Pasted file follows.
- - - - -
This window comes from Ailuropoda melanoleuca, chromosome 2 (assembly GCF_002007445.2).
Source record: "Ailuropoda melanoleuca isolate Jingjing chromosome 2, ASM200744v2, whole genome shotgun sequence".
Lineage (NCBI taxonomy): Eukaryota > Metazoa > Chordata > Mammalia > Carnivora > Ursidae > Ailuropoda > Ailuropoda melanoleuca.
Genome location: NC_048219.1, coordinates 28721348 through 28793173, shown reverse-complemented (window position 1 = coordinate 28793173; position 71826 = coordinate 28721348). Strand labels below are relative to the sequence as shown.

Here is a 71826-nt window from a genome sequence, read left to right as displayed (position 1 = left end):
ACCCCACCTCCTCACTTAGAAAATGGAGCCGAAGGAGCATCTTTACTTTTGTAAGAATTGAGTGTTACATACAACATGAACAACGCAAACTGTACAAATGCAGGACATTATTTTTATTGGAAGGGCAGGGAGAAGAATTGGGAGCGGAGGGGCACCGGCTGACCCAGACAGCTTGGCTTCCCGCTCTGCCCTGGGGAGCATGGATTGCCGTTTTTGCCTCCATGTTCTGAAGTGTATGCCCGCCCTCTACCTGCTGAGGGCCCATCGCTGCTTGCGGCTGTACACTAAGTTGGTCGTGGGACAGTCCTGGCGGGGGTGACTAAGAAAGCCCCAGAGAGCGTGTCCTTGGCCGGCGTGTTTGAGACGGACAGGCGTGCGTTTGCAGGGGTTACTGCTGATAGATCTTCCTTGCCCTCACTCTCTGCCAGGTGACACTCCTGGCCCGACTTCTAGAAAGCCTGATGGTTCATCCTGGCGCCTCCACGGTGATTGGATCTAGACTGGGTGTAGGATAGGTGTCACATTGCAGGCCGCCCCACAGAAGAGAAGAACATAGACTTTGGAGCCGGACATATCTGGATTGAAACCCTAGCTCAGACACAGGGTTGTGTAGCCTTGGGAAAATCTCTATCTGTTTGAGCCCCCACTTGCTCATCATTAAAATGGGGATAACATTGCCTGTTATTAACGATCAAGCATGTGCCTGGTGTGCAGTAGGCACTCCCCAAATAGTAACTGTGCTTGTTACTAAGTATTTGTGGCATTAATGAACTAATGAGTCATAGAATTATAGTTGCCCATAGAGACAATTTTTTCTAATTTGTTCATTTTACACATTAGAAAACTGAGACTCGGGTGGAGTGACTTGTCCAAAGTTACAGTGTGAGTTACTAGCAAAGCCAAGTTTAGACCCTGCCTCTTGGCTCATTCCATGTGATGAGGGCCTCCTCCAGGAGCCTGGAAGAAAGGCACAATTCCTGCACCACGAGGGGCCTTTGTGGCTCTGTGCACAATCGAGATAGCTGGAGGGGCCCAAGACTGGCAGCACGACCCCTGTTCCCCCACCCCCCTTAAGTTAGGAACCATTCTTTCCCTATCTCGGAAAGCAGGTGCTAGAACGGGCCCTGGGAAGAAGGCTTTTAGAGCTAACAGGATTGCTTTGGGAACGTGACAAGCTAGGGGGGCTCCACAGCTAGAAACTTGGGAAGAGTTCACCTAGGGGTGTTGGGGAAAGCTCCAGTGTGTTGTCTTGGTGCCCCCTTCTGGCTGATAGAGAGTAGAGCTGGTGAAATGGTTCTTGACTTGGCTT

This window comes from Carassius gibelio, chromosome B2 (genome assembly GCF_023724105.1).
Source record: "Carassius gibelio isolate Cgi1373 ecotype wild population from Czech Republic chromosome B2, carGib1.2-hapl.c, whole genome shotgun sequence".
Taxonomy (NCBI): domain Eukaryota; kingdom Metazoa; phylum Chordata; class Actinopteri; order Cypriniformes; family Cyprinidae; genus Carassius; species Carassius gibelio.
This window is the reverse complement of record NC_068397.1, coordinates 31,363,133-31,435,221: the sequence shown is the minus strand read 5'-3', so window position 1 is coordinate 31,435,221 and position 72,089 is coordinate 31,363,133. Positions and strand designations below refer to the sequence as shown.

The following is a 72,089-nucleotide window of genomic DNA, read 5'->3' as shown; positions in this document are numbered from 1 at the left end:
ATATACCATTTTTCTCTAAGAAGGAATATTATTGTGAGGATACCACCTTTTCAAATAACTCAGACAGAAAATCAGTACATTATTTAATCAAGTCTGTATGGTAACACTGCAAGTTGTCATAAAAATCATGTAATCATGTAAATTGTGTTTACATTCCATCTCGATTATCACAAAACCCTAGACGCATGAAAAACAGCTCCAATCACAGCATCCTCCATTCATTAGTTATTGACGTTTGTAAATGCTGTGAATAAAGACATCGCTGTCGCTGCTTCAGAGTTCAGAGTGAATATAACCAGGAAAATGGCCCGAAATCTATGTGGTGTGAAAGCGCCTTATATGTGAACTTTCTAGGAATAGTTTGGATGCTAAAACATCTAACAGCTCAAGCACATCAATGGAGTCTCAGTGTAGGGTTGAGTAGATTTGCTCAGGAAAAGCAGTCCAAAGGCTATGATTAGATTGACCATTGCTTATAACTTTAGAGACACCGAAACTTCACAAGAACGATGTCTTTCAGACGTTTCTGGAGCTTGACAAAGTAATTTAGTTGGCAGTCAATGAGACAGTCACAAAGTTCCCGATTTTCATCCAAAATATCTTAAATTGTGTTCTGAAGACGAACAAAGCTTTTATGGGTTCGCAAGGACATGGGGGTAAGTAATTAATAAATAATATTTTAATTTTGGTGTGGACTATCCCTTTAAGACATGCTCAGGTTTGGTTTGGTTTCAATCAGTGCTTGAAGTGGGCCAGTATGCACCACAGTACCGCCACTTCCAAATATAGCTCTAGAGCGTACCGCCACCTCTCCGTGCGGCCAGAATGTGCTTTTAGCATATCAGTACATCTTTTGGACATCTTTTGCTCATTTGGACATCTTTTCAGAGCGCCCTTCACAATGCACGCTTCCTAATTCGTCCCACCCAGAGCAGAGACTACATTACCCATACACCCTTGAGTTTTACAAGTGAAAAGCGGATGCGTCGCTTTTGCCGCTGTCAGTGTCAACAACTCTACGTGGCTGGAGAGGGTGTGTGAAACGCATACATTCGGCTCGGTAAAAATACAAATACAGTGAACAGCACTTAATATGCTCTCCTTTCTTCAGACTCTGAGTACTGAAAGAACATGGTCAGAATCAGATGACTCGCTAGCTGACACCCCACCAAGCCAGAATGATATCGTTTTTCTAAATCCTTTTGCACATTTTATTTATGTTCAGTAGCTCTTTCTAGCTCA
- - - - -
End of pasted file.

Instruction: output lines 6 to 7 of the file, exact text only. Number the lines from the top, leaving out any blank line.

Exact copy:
ACCCCACCTCCTCACTTAGAAAATGGAGCCGAAGGAGCATCTTTACTTTTGTAAGAATTGAGTGTTACATACAACATGAACAACGCAAACTGTACAAATGCAGGACATTATTTTTATTGGAAGGGCAGGGAGAAGAATTGGGAGCGGAGGGGCACCGGCTGACCCAGACAGCTTGGCTTCCCGCTCTGCCCTGGGGAGCATGGATTGCCGTTTTTGCCTCCATGTTCTGAAGTGTATGCCCGCCCTCTACCTGCTGAGGGCCCATCGCTGCTTGCGGCTGTACACTAAGTTGGTCGTGGGACAGTCCTGGCGGGGGTGACTAAGAAAGCCCCAGAGAGCGTGTCCTTGGCCGGCGTGTTTGAGACGGACAGGCGTGCGTTTGCAGGGGTTACTGCTGATAGATCTTCCTTGCCCTCACTCTCTGCCAGGTGACACTCCTGGCCCGACTTCTAGAAAGCCTGATGGTTCATCCTGGCGCCTCCACGGTGATTGGATCTAGACTGGGTGTAGGATAGGTGTCACATTGCAGGCCGCCCCACAGAAGAGAAGAACATAGACTTTGGAGCCGGACATATCTGGATTGAAACCCTAGCTCAGACACAGGGTTGTGTAGCCTTGGGAAAATCTCTATCTGTTTGAGCCCCCACTTGCTCATCATTAAAATGGGGATAACATTGCCTGTTATTAACGATCAAGCATGTGCCTGGTGTGCAGTAGGCACTCCCCAAATAGTAACTGTGCTTGTTACTAAGTATTTGTGGCATTAATGAACTAATGAGTCATAGAATTATAGTTGCCCATAGAGACAATTTTTTCTAATTTGTTCATTTTACACATTAGAAAACTGAGACTCGGGTGGAGTGACTTGTCCAAAGTTACAGTGTGAGTTACTAGCAAAGCCAAGTTTAGACCCTGCCTCTTGGCTCATTCCATGTGATGAGGGCCTCCTCCAGGAGCCTGGAAGAAAGGCACAATTCCTGCACCACGAGGGGCCTTTGTGGCTCTGTGCACAATCGAGATAGCTGGAGGGGCCCAAGACTGGCAGCACGACCCCTGTTCCCCCACCCCCCTTAAGTTAGGAACCATTCTTTCCCTATCTCGGAAAGCAGGTGCTAGAACGGGCCCTGGGAAGAAGGCTTTTAGAGCTAACAGGATTGCTTTGGGAACGTGACAAGCTAGGGGGGCTCCACAGCTAGAAACTTGGGAAGAGTTCACCTAGGGGTGTTGGGGAAAGCTCCAGTGTGTTGTCTTGGTGCCCCCTTCTGGCTGATAGAGAGTAGAGCTGGTGAAATGGTTCTTGACTTGGCTT

This window comes from Carassius gibelio, chromosome B2 (genome assembly GCF_023724105.1).